Santiago Calatrava; a Spanish Architect, renowned for his stunning amalgamation of structural intelligence and creative designs in bridges as well as buildings. He developed his interest in painting and sculpture from the art and craft school in Spain and further his interest in building made him perform his graduation in architecture, whereas to understand the core of structure as to design it, he graduated as a civil engineer too. He has given some remarkable buildings and one of the award-winning designs among them is Turning Torso, Sweden. Turning Torso was planned to be exhibited in 2001, the European housing Expo. It’s a 90-degree twist from the ground floor to the top floor, each floor is 1.6 degrees rotated to create the twist of the building.

Turning Torso, Malmö, Sweden by Calatrava: Twisting Storeys - Sheet1
©Arch2O

Turning Torso, a mixed-use residential building has added a new language to the skyline of Malmö, Sweden. At the time of construction, this 190 m high building was the tallest residential building in the EU and the second tallest residential building in Europe. Being a sculptor, Architect Santiago Calatrava has always thought to transform the object in a new form, and so he does to his building which makes them stand out from the crowd. The spiral form structure of the building was abstracted from the human spine moment. He then transformed his 3D graphic into an architectural drawing. To construct the structure with this form and structure support, he came up with the solution of pentagonal shape floor plans with the pointed edge, which will play a key role to make a person visualize a building as a turning tower. 

Turning Torso, Malmö, Sweden by Calatrava: Twisting Storeys - Sheet2
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The pentagonal shape floor is supported by the nucleus of the building working as a core for the structure, and has been used for the vertical transition such as elevators and staircase. The core’s inner diameter is consistently at 10.6 meters (34.8 feet). The thickness of the concrete is 2.5 meters (8.2 feet) at the bottom and gradually tapers to 0.4 meters (1.3 feet) at the top. The shape of the building consists of nine boxes, shaped like cubes with triangular tips. Every unit has five floors of around 2,000 square meters (21,500 square feet) and is the ‘sub-buildings’ of the tower. The cast in place reinforced concrete slabs was put up using a sliding framework system. Unit one and two are being designed for office use, while units three to nine are for 147 luxury apartments. The terrace of the building serves the mesmerizing view of Copenhagen. 2250 tilted flat glass windows have been the source of natural light as well as serve a pleasant view of the city, are engraved on the white marble facade with 2800 curved aluminum panels. Each unit is made up of 300 panels.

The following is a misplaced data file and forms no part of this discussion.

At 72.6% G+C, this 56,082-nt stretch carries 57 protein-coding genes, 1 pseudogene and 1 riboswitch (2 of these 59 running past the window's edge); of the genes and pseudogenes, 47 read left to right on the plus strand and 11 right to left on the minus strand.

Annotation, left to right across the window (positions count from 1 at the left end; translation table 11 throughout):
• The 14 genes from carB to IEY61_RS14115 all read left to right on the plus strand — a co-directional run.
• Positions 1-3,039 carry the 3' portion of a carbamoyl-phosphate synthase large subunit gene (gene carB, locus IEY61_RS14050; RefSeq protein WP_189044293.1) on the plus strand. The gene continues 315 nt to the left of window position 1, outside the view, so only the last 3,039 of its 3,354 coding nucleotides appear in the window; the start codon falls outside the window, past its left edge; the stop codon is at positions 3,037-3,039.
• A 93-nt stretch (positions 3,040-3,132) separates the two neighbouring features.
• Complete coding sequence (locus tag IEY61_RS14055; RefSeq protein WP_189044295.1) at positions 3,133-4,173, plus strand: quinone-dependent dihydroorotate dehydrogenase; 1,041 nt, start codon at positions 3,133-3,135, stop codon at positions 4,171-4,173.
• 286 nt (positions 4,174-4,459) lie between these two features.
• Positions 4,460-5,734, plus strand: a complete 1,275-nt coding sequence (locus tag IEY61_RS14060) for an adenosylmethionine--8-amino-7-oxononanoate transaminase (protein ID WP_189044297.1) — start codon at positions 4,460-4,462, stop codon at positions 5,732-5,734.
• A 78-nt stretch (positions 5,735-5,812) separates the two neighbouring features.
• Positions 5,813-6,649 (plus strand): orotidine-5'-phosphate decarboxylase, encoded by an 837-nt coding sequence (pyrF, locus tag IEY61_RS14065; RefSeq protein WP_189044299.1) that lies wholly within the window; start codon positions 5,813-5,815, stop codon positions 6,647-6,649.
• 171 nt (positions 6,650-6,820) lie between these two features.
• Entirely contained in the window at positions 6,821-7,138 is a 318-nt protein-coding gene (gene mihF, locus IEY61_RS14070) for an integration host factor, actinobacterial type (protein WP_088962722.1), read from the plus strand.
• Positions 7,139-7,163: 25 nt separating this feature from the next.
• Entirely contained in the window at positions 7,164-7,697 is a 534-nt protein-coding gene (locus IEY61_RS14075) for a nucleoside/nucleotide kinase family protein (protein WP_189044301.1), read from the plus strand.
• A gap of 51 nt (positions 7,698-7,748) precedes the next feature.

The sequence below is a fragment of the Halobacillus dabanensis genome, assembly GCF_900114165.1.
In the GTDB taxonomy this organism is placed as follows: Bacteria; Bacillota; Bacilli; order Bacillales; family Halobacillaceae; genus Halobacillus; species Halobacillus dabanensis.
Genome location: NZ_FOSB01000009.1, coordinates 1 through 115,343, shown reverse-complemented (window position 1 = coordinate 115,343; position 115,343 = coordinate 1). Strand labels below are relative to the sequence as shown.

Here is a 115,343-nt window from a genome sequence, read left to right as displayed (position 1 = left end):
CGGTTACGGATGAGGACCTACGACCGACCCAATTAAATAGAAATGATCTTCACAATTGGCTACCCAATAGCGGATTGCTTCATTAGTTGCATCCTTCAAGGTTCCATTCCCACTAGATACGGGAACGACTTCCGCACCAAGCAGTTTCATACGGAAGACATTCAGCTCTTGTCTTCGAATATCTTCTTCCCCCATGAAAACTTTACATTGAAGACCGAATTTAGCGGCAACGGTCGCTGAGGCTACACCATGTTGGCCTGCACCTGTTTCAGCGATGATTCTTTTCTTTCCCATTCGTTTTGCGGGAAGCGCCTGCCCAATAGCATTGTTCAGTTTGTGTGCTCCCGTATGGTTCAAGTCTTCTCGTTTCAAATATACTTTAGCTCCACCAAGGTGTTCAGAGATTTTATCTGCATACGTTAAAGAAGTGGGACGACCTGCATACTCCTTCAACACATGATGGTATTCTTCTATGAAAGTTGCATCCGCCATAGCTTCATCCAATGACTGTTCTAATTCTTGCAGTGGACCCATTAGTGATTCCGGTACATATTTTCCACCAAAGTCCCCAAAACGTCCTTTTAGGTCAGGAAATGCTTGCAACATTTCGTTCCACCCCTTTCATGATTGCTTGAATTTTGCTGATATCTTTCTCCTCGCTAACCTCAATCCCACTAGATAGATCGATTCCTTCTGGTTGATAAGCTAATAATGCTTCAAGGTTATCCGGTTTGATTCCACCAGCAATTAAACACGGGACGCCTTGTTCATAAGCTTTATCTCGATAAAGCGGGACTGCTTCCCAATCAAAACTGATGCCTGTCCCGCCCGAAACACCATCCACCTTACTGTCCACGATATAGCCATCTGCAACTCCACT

The structure of the building consists of horizontal and inclined steel pipes in the façade which further supports the concrete columns and also the shear wall at the back. The reinforced concrete core of the structure is followed by the diagonal and horizontal supports with other floors and these supports further transfers the shear force to the spine of the structure. Apart from the incredible architecture design by the architect, he has been successful in making it accessible for handicaps and contributes towards sustainable design where the organic waste from the building goes to the biogas plant through different pipelines of the building which further converts it into energy, high sill windows are created to intake the maximum daylight and the energy used by the building is by renewable sources such as solar, wind hydro, geothermal source. The interior of the Tower as well as the artwork in the building is designed by Calatrava. The terrace of the building serves the mesmerizing view of the city. Three basements were created for the parking purpose. Floor 53 and 54 are designed for meeting purposes and are named as “Torso Meeting”. It’s aesthetic and sustainability has laid them many awards and also got featured in various books.

Turning Torso, Malmö, Sweden by Calatrava: Twisting Storeys - Sheet3
©Arch2O

Turning torso was declared as 2015’s winner of the 10 Year Award by The Council on Tall Buildings and Urban Habitat (CTBUH)on 12 November 2015, and has proven to add value to the city. It has influenced the architecture designs of the skyscraper in the past.

“The Twisting Torso is one of those superb examples that went beyond the creation of a signature tower and helped shape an entirely new and invigorating urban fabric,” said Timothy Johnson, Vice Chairman, CTBUH Board of Trustees and Partner, NBBJ.

The creative mind of Calatrava has always dragged him to change a standard vision towards architecture. His breath-taking inventions in architecture and structure designed has always amazed the world. Through this, he made a new turn in the industry of skyscraper design and as of now, for the residents of Sweden, Turning Torso has become their pride.

Author

Divya Singh Rathore is a graduate in Architecture who believes in learning through exploration. For her, architecture is creative freedom and a way to connect to the people. She wants to amalgamate her passion for writing with her architectural practice and share it with the world.

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